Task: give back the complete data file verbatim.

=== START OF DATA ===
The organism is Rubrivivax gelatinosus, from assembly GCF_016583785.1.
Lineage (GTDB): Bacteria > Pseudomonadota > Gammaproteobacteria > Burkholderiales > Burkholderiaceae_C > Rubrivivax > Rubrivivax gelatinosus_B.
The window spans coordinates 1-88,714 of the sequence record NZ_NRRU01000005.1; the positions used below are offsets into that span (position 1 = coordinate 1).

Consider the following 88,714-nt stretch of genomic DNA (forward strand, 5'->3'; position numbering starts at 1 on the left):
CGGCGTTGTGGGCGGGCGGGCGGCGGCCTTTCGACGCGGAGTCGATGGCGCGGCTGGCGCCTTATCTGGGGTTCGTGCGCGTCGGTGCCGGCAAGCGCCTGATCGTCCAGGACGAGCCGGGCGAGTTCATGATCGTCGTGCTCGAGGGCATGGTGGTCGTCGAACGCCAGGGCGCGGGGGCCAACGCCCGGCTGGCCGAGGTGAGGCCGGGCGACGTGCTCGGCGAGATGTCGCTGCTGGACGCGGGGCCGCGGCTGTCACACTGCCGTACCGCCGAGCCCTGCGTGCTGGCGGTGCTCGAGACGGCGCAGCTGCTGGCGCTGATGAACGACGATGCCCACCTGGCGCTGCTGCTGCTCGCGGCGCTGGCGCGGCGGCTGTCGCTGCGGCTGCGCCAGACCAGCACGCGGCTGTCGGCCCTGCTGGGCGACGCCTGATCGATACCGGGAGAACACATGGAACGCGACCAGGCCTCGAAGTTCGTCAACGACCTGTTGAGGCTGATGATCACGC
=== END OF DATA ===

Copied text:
The organism is Rubrivivax gelatinosus, from assembly GCF_016583785.1.
Lineage (GTDB): Bacteria > Pseudomonadota > Gammaproteobacteria > Burkholderiales > Burkholderiaceae_C > Rubrivivax > Rubrivivax gelatinosus_B.
The window spans coordinates 1-88,714 of the sequence record NZ_NRRU01000005.1; the positions used below are offsets into that span (position 1 = coordinate 1).

Consider the following 88,714-nt stretch of genomic DNA (forward strand, 5'->3'; position numbering starts at 1 on the left):
CGGCGTTGTGGGCGGGCGGGCGGCGGCCTTTCGACGCGGAGTCGATGGCGCGGCTGGCGCCTTATCTGGGGTTCGTGCGCGTCGGTGCCGGCAAGCGCCTGATCGTCCAGGACGAGCCGGGCGAGTTCATGATCGTCGTGCTCGAGGGCATGGTGGTCGTCGAACGCCAGGGCGCGGGGGCCAACGCCCGGCTGGCCGAGGTGAGGCCGGGCGACGTGCTCGGCGAGATGTCGCTGCTGGACGCGGGGCCGCGGCTGTCACACTGCCGTACCGCCGAGCCCTGCGTGCTGGCGGTGCTCGAGACGGCGCAGCTGCTGGCGCTGATGAACGACGATGCCCACCTGGCGCTGCTGCTGCTCGCGGCGCTGGCGCGGCGGCTGTCGCTGCGGCTGCGCCAGACCAGCACGCGGCTGTCGGCCCTGCTGGGCGACGCCTGATCGATACCGGGAGAACACATGGAACGCGACCAGGCCTCGAAGTTCGTCAACGACCTGTTGAGGCTGATGATCACGC